- The Washington Times - Wednesday, September 10, 2003

KWANDRUMA, Congo — Swooping in by helicopter, Lt. Col. Robert Polley had a simple message for the Lendu tribal leaders who control this village in northeastern Democratic Republic of Congo.

“The time for numerous armed groups is over,” the British officer, a member of the new U.N. force in the region, said last Thursday.

“We have every intention of peacemaking and peacekeeping,” he warned them. “We have the mandate, troops, equipment and the will to do so.”

It’s a tough message from the new force charged with putting an end to the fighting between the Hema and Lendu tribal militias that has ravaged Ituri province, killing thousands.

It’s also a major shift in strategy for the United Nations, which has sent troops to Ituri before, but only to protect staff and equipment.

The five-year civil war in Congo has all but ended, but fighting between the two tribes, a disastrous byproduct of the conflict, continues throughout much of the resource-rich province.

Last month, Lendu fighters killed at least 200 people and abducted scores during a series of attacks that destroyed the town of Fataki, 40 miles northwest of Bunia, Hema fighters said.

Officials from the U.N. mission in Congo — known as MONUC — could not confirm the figures.

But military observers who flew over Fataki in helicopter gunships shortly afterward spotted only a few people picking through the remains of smoldering houses, said Leo Salmeron, a MONUC spokesman.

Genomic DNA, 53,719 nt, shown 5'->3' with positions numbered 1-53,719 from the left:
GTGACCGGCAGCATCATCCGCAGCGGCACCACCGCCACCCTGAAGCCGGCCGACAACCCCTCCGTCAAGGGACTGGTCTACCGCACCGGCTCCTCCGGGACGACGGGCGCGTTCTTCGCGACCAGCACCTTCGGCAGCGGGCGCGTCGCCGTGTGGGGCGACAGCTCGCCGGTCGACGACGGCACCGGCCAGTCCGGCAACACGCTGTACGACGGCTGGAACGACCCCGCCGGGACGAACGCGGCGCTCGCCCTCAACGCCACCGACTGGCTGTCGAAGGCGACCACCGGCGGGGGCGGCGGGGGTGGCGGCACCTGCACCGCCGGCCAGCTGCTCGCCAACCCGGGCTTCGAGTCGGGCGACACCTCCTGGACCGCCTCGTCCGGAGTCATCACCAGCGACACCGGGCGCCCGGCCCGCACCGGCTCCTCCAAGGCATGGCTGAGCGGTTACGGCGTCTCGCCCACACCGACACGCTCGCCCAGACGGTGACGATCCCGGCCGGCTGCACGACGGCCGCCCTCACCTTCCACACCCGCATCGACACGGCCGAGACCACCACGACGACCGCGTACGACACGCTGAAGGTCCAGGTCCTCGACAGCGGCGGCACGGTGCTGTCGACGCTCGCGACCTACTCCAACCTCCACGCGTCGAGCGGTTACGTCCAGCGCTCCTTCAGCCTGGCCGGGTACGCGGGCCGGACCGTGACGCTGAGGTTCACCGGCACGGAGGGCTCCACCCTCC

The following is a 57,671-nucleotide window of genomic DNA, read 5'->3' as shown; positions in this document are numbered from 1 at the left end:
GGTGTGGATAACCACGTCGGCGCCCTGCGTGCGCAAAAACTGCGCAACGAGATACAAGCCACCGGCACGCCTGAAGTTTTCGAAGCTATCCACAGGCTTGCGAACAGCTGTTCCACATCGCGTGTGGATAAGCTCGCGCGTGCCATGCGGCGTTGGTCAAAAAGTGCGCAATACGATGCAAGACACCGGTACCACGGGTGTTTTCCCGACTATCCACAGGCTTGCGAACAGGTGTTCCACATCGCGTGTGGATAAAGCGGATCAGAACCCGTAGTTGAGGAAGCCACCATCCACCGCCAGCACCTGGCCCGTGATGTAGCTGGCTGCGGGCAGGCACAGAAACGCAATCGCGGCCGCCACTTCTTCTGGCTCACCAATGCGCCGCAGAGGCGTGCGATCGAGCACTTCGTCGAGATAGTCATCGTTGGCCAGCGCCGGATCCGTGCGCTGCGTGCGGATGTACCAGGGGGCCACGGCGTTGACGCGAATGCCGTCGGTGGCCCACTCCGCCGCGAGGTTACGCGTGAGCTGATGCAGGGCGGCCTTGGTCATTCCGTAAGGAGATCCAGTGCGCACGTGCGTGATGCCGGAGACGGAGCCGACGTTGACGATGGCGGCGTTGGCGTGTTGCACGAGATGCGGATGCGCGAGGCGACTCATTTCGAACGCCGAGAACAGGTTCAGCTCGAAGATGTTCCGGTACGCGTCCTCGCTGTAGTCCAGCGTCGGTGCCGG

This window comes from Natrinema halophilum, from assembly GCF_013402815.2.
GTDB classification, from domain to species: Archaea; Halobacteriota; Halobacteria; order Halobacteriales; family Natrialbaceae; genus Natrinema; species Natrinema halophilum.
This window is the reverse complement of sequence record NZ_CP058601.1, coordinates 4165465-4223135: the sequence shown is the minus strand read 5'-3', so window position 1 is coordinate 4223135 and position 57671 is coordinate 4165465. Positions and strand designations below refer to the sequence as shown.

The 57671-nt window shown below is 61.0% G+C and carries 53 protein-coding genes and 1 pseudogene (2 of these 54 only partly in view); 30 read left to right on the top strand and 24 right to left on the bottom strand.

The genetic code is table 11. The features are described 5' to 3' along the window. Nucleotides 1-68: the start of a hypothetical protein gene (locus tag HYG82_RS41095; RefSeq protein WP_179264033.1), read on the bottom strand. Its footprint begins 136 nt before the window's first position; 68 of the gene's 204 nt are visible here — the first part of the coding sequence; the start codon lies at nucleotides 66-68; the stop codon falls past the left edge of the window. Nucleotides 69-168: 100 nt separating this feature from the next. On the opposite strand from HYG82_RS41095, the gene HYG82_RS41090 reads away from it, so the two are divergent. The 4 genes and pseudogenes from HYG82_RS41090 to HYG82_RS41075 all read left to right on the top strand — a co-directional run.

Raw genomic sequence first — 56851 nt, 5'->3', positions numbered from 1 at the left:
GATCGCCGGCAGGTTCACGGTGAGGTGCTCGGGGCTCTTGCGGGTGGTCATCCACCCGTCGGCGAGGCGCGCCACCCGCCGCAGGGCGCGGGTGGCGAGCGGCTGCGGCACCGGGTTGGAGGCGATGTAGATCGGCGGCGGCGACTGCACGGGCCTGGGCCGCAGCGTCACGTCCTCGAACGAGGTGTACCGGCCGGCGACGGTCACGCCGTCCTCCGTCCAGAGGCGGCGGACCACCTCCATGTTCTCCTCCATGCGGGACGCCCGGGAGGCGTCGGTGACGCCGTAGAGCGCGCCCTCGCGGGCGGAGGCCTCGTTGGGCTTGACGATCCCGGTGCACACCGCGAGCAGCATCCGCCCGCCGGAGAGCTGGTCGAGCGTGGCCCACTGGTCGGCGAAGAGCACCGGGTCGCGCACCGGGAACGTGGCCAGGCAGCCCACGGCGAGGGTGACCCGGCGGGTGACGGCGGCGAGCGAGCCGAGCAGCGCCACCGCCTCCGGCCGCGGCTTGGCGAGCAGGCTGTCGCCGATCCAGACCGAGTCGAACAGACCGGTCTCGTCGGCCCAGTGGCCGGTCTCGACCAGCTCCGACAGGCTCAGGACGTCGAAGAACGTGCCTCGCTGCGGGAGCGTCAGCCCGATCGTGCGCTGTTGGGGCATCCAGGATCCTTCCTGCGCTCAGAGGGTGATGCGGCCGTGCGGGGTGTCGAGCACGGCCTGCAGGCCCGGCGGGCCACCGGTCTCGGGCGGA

A 2,000-strong French-led European Union force was sent to the provincial capital, Bunia, in June to secure the city and enable aid workers to operate after weeks of Hema-Lendu fighting that had killed about 500 people and caused thousands to flee.

The EU force received the mandate after about 700 Uruguayan peacekeepers in Bunia found themselves outnumbered and outgunned by the rebels when fighting erupted in May after the withdrawal of Ugandan troops.

The Uruguayans were only allowed to shoot in self-defense, and had to hunker down behind sandbags and razor wire as Congolese civilians died in the streets around them.

While the French-led force had a mandate to stabilize Bunia, the new U.N. force that took over Sept. 1 has orders to fan out into the surrounding countryside, sweeping through villages in search of weapons. The thousands of fighters in Ituri will be put in camps to learn how to lead normal lives.

“Those who resist us, they will be isolated and regarded as criminal gangs,” said Brig. Gen. Jan Isberg, deputy commander of the U.N. force.

U.N. soldiers from Bangladesh, Pakistan, India, Nepal and Uruguay numbering 2,500 have arrived in Ituri. An additional 2,300 are on the way.

When fighting breaks out, U.N. soldiers will “intervene wherever and whenever necessary,” said Maj. Gen. Mountaga Diallo, commander of the forces.

However, the international forces have an enormous task, and it is not clear how cooperative the Hema and Lendu will be. The Lendu leaders sat stone-faced as Col. Polley described the new policy in the village of Kwandruma near Lake Albert.

They said later that they only fight when provoked and will be glad to stop.

What is clear is that the residents of Kwandruma want an end to the fighting, which has killed an estimated 50,000 people in recent years.

“We have fled our homes and hid in the bush too many times, we have abandoned our farms too many times, and we have lost too much and too many relatives,” said Laleni Kakura, 42, a mother of six.

The Hema and Lendu traditionally have clashed over land and resources in the fertile province rich with timber, gold and the mineral coltan, used to make mobile phones.

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